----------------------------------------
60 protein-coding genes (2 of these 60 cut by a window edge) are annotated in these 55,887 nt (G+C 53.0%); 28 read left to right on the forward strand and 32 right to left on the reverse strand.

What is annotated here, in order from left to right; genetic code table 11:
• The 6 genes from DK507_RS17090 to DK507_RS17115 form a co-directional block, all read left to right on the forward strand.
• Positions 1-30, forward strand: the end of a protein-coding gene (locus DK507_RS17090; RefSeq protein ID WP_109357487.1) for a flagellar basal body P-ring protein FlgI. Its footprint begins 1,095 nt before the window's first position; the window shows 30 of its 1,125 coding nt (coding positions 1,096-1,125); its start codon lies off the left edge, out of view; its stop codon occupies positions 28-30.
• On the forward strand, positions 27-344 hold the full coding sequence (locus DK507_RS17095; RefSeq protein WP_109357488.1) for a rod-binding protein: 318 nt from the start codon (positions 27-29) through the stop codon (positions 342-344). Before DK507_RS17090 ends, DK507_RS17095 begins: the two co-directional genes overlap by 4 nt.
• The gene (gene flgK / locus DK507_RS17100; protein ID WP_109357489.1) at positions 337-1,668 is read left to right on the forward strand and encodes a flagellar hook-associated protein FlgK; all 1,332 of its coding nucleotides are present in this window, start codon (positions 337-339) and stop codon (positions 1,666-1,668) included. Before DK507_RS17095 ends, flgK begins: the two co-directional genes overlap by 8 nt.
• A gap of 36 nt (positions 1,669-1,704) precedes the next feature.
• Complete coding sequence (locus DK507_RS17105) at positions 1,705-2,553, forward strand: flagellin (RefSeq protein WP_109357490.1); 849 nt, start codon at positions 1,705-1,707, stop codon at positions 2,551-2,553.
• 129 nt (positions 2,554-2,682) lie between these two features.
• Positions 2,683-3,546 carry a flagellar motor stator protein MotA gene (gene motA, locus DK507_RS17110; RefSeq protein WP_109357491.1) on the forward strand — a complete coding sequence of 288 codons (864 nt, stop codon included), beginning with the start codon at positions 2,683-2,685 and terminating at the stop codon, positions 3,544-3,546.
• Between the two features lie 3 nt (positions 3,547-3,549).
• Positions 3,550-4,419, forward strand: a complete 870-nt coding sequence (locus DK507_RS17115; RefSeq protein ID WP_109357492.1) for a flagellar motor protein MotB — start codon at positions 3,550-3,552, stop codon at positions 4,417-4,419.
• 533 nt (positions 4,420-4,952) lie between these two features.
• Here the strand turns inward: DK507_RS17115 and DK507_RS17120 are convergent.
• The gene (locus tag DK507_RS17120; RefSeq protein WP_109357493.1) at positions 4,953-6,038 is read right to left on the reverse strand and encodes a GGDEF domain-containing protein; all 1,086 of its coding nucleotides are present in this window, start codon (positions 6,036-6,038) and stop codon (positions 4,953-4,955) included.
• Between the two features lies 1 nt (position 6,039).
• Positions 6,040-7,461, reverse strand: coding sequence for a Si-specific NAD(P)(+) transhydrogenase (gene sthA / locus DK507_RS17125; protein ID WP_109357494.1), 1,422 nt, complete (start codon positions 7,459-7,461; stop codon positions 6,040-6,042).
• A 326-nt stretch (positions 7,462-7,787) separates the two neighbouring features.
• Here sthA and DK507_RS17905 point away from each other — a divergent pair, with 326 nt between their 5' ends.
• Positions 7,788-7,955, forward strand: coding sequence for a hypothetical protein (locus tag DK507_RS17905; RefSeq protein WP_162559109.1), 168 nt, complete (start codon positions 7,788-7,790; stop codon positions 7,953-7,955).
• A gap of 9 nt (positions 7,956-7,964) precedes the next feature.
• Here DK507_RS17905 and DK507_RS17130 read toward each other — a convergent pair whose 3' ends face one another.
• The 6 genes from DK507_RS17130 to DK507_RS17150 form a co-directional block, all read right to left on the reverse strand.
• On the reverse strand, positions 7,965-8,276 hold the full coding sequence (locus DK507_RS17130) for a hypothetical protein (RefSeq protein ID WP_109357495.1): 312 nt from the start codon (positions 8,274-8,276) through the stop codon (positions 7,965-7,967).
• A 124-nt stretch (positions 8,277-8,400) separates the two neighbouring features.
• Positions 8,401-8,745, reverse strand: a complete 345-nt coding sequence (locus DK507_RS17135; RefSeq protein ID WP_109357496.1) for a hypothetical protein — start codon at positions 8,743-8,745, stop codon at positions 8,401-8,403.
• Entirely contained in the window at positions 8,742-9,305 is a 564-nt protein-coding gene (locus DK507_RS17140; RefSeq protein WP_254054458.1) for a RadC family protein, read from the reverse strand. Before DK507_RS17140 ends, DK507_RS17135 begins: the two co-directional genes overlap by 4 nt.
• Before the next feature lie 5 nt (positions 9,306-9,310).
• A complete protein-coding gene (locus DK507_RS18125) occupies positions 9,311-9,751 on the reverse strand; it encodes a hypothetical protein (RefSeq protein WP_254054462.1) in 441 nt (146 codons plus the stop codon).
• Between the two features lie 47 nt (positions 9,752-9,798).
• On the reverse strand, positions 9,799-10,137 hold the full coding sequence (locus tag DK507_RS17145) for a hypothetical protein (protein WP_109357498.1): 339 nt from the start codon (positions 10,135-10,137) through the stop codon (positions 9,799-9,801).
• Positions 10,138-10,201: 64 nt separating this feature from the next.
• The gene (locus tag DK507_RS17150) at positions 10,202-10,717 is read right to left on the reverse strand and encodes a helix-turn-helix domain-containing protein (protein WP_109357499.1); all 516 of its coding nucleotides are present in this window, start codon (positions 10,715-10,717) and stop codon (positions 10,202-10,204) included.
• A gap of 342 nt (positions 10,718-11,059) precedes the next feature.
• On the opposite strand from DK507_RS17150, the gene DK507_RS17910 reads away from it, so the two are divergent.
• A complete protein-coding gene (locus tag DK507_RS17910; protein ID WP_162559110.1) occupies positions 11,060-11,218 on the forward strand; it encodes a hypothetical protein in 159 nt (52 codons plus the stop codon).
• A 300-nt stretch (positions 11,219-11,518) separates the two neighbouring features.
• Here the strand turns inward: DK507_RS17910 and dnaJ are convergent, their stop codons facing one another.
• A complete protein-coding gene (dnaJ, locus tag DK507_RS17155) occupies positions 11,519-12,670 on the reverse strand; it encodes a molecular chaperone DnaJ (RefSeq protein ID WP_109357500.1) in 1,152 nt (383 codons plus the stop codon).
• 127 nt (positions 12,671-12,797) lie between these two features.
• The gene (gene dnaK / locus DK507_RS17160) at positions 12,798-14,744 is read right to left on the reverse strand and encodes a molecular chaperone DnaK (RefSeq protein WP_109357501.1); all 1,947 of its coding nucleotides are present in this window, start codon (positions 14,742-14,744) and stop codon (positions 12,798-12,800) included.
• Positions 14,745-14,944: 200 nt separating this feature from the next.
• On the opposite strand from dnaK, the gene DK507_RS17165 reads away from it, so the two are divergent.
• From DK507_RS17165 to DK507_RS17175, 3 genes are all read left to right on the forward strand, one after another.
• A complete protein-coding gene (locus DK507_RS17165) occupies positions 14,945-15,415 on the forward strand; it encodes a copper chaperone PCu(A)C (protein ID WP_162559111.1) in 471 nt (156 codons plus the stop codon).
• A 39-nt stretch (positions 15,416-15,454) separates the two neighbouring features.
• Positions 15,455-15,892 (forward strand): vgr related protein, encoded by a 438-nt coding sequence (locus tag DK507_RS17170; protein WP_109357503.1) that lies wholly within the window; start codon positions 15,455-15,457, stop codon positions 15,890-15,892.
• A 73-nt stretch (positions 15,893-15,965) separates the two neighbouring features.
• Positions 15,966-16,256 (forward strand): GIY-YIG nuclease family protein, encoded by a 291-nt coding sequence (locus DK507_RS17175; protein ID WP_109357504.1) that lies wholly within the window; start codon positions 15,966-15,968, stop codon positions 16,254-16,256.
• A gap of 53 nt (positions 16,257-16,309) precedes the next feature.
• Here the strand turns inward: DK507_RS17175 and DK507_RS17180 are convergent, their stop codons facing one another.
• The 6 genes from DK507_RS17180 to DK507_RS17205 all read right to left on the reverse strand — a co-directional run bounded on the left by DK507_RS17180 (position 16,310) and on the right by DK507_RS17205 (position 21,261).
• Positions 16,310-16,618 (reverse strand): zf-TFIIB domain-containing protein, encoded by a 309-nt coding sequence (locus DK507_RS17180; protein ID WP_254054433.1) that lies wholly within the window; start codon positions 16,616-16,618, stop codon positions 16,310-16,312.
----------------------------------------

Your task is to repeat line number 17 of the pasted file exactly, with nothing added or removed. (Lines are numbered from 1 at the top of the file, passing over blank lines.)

• Positions 6,040-7,461, reverse strand: coding sequence for a Si-specific NAD(P)(+) transhydrogenase (gene sthA / locus DK507_RS17125; protein ID WP_109357494.1), 1,422 nt, complete (start codon positions 7,459-7,461; stop codon positions 6,040-6,042).